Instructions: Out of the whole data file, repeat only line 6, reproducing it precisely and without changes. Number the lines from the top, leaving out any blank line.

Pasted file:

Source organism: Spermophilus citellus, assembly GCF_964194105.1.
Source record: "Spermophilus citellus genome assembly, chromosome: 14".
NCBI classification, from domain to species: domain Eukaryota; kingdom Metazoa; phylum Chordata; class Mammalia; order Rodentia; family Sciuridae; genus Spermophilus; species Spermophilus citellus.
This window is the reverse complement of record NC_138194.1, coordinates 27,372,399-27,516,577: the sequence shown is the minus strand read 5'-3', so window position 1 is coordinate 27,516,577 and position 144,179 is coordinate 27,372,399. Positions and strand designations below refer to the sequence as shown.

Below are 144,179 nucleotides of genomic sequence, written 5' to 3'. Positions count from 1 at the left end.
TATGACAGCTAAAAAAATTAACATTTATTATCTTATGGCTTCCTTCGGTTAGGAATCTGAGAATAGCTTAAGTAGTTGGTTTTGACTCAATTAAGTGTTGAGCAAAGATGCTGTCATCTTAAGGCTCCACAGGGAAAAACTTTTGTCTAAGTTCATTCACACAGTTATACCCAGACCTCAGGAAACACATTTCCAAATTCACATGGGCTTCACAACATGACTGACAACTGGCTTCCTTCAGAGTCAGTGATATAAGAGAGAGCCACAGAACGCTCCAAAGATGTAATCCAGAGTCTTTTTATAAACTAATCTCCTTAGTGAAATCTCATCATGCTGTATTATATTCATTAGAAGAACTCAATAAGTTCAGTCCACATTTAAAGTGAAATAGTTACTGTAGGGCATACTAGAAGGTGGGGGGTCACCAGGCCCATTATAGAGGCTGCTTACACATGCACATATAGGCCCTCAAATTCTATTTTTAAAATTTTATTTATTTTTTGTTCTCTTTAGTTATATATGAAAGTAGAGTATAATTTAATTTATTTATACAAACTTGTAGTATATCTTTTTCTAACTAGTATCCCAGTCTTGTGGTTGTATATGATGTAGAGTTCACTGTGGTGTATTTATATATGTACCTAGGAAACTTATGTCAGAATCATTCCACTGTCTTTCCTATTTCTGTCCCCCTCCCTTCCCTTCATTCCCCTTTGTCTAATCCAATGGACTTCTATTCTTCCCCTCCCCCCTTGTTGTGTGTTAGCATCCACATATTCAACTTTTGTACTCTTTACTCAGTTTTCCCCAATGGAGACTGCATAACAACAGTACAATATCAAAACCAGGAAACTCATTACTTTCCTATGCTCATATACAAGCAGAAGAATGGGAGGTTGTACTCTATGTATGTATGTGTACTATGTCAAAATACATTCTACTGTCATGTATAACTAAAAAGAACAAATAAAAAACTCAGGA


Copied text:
TATGACAGCTAAAAAAATTAACATTTATTATCTTATGGCTTCCTTCGGTTAGGAATCTGAGAATAGCTTAAGTAGTTGGTTTTGACTCAATTAAGTGTTGAGCAAAGATGCTGTCATCTTAAGGCTCCACAGGGAAAAACTTTTGTCTAAGTTCATTCACACAGTTATACCCAGACCTCAGGAAACACATTTCCAAATTCACATGGGCTTCACAACATGACTGACAACTGGCTTCCTTCAGAGTCAGTGATATAAGAGAGAGCCACAGAACGCTCCAAAGATGTAATCCAGAGTCTTTTTATAAACTAATCTCCTTAGTGAAATCTCATCATGCTGTATTATATTCATTAGAAGAACTCAATAAGTTCAGTCCACATTTAAAGTGAAATAGTTACTGTAGGGCATACTAGAAGGTGGGGGGTCACCAGGCCCATTATAGAGGCTGCTTACACATGCACATATAGGCCCTCAAATTCTATTTTTAAAATTTTATTTATTTTTTGTTCTCTTTAGTTATATATGAAAGTAGAGTATAATTTAATTTATTTATACAAACTTGTAGTATATCTTTTTCTAACTAGTATCCCAGTCTTGTGGTTGTATATGATGTAGAGTTCACTGTGGTGTATTTATATATGTACCTAGGAAACTTATGTCAGAATCATTCCACTGTCTTTCCTATTTCTGTCCCCCTCCCTTCCCTTCATTCCCCTTTGTCTAATCCAATGGACTTCTATTCTTCCCCTCCCCCCTTGTTGTGTGTTAGCATCCACATATTCAACTTTTGTACTCTTTACTCAGTTTTCCCCAATGGAGACTGCATAACAACAGTACAATATCAAAACCAGGAAACTCATTACTTTCCTATGCTCATATACAAGCAGAAGAATGGGAGGTTGTACTCTATGTATGTATGTGTACTATGTCAAAATACATTCTACTGTCATGTATAACTAAAAAGAACAAATAAAAAACTCAGGA